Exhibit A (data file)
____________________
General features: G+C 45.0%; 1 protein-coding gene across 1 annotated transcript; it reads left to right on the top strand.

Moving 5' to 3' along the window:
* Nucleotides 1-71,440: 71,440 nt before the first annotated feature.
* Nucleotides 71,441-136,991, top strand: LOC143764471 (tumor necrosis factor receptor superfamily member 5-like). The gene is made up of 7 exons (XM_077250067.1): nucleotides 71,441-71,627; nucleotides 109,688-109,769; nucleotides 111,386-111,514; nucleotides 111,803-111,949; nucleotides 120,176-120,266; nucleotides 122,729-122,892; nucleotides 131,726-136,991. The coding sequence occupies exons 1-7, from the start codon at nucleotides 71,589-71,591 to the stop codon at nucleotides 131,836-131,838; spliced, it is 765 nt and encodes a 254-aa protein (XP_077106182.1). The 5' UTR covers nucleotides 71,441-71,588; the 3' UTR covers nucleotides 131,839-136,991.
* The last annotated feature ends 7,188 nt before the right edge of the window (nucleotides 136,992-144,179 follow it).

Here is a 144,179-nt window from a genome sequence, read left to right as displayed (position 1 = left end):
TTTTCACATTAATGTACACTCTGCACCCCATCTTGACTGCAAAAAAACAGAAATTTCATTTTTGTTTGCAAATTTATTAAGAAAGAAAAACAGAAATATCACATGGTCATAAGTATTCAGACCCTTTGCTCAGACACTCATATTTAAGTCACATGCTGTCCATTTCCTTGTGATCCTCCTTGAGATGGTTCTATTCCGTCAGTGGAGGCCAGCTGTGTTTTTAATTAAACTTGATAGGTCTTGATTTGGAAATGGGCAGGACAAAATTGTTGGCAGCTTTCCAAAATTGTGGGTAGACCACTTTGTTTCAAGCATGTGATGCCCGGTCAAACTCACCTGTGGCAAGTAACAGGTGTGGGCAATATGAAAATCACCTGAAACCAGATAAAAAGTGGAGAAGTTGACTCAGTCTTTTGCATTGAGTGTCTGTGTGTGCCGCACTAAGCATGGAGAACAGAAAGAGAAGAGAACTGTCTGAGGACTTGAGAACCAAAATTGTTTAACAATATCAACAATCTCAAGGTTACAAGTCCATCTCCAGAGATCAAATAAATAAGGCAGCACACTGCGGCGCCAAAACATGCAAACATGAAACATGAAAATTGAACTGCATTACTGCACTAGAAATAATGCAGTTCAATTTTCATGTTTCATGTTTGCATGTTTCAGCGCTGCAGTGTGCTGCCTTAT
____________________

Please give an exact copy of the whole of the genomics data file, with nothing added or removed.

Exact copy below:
General features: G+C 45.0%; 1 protein-coding gene across 1 annotated transcript; it reads left to right on the top strand.

Moving 5' to 3' along the window:
* Nucleotides 1-71,440: 71,440 nt before the first annotated feature.
* Nucleotides 71,441-136,991, top strand: LOC143764471 (tumor necrosis factor receptor superfamily member 5-like). The gene is made up of 7 exons (XM_077250067.1): nucleotides 71,441-71,627; nucleotides 109,688-109,769; nucleotides 111,386-111,514; nucleotides 111,803-111,949; nucleotides 120,176-120,266; nucleotides 122,729-122,892; nucleotides 131,726-136,991. The coding sequence occupies exons 1-7, from the start codon at nucleotides 71,589-71,591 to the stop codon at nucleotides 131,836-131,838; spliced, it is 765 nt and encodes a 254-aa protein (XP_077106182.1). The 5' UTR covers nucleotides 71,441-71,588; the 3' UTR covers nucleotides 131,839-136,991.
* The last annotated feature ends 7,188 nt before the right edge of the window (nucleotides 136,992-144,179 follow it).

Here is a 144,179-nt window from a genome sequence, read left to right as displayed (position 1 = left end):
TTTTCACATTAATGTACACTCTGCACCCCATCTTGACTGCAAAAAAACAGAAATTTCATTTTTGTTTGCAAATTTATTAAGAAAGAAAAACAGAAATATCACATGGTCATAAGTATTCAGACCCTTTGCTCAGACACTCATATTTAAGTCACATGCTGTCCATTTCCTTGTGATCCTCCTTGAGATGGTTCTATTCCGTCAGTGGAGGCCAGCTGTGTTTTTAATTAAACTTGATAGGTCTTGATTTGGAAATGGGCAGGACAAAATTGTTGGCAGCTTTCCAAAATTGTGGGTAGACCACTTTGTTTCAAGCATGTGATGCCCGGTCAAACTCACCTGTGGCAAGTAACAGGTGTGGGCAATATGAAAATCACCTGAAACCAGATAAAAAGTGGAGAAGTTGACTCAGTCTTTTGCATTGAGTGTCTGTGTGTGCCGCACTAAGCATGGAGAACAGAAAGAGAAGAGAACTGTCTGAGGACTTGAGAACCAAAATTGTTTAACAATATCAACAATCTCAAGGTTACAAGTCCATCTCCAGAGATCAAATAAATAAGGCAGCACACTGCGGCGCCAAAACATGCAAACATGAAACATGAAAATTGAACTGCATTACTGCACTAGAAATAATGCAGTTCAATTTTCATGTTTCATGTTTGCATGTTTCAGCGCTGCAGTGTGCTGCCTTAT